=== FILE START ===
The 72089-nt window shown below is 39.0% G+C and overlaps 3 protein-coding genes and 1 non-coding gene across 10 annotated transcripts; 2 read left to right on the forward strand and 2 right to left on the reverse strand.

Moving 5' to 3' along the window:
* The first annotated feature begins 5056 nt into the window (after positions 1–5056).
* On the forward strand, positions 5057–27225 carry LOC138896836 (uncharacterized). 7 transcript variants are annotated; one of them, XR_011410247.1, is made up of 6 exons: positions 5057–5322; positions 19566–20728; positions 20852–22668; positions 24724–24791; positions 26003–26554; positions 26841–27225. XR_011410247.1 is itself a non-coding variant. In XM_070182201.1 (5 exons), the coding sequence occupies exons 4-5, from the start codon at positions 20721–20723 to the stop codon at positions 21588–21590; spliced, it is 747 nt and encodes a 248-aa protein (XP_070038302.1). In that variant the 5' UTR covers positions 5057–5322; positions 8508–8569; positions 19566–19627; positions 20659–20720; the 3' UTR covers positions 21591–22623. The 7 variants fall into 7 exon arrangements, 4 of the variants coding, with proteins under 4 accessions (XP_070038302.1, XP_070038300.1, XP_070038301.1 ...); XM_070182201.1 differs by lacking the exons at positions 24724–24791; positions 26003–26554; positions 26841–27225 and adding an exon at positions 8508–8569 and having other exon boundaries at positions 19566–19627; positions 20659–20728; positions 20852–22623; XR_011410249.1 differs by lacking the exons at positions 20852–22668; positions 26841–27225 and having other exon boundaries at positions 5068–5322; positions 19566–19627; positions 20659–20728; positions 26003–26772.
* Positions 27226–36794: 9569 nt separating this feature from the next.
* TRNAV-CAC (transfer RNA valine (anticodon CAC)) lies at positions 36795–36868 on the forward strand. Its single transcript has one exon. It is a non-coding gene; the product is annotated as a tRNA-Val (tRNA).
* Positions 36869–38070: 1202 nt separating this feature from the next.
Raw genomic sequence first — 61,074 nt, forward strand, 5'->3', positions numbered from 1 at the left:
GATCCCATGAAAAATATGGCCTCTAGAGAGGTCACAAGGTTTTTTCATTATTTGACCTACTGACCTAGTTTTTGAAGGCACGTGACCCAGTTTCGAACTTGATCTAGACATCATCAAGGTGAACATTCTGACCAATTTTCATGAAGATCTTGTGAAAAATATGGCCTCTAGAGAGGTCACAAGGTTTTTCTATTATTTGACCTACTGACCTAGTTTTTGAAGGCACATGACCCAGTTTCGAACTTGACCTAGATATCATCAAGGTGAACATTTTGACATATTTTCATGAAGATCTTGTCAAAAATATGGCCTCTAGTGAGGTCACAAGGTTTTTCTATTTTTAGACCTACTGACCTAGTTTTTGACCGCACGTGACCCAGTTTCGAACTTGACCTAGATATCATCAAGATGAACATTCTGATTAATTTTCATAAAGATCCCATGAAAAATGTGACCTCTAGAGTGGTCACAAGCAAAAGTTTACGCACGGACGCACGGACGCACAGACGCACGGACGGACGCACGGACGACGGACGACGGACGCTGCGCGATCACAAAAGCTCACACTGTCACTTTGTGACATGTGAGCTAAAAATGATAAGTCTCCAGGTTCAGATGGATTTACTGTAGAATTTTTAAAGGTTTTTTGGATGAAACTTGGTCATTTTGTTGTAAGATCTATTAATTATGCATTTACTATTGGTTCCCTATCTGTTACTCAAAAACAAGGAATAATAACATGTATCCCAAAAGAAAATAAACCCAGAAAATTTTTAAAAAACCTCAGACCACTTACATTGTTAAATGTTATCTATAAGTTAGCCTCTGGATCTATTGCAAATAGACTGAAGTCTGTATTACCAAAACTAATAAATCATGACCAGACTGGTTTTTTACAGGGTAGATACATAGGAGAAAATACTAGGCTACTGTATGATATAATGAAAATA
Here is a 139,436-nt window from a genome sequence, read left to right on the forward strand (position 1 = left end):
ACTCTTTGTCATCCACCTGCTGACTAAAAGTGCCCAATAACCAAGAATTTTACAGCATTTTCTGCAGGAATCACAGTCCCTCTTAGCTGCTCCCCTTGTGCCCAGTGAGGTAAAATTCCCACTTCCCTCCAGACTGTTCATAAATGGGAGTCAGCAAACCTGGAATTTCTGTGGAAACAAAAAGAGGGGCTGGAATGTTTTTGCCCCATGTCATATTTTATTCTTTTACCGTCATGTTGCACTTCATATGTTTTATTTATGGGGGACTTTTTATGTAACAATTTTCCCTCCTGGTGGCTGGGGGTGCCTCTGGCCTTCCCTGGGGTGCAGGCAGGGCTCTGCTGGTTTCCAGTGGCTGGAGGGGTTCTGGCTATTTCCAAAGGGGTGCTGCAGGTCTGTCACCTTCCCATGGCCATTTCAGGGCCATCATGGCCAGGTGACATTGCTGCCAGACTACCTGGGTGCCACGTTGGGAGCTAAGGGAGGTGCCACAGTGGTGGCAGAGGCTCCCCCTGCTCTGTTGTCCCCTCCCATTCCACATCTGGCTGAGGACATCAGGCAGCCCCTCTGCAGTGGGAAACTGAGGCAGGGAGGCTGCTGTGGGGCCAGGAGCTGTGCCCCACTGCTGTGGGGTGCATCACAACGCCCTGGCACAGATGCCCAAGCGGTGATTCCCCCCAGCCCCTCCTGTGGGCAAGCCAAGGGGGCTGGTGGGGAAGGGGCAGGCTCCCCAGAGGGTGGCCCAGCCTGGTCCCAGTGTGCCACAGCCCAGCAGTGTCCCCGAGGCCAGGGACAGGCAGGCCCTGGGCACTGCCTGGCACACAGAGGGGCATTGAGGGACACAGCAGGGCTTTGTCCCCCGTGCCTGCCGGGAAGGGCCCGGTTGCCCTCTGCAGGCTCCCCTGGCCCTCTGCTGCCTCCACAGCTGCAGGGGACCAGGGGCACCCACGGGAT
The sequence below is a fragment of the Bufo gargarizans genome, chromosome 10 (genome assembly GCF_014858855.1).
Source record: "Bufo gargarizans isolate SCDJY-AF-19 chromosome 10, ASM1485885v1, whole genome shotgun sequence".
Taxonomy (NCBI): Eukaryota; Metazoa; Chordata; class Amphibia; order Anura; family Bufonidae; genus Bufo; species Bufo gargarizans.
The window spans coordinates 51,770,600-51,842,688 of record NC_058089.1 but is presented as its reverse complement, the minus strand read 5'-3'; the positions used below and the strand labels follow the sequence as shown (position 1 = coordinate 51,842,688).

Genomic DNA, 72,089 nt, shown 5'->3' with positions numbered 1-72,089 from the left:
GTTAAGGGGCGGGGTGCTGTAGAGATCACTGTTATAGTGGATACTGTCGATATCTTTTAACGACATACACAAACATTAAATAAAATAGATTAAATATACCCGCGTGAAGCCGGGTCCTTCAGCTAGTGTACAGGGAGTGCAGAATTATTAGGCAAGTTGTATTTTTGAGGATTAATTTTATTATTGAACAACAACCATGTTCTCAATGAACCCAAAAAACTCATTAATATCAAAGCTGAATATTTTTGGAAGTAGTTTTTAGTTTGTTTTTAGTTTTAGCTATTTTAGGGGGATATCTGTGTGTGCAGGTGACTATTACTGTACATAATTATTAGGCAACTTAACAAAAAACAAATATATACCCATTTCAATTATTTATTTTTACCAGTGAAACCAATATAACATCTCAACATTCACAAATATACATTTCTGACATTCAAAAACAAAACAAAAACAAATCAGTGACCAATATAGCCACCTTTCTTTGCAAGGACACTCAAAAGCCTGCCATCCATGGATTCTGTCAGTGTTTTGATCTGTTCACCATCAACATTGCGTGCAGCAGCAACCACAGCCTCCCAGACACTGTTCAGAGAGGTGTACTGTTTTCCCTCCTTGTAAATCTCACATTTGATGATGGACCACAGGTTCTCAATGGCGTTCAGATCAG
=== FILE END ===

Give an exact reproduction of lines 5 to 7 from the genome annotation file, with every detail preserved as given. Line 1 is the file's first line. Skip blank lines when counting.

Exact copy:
* Positions 27226–36794: 9569 nt separating this feature from the next.
* TRNAV-CAC (transfer RNA valine (anticodon CAC)) lies at positions 36795–36868 on the forward strand. Its single transcript has one exon. It is a non-coding gene; the product is annotated as a tRNA-Val (tRNA).
* Positions 36869–38070: 1202 nt separating this feature from the next.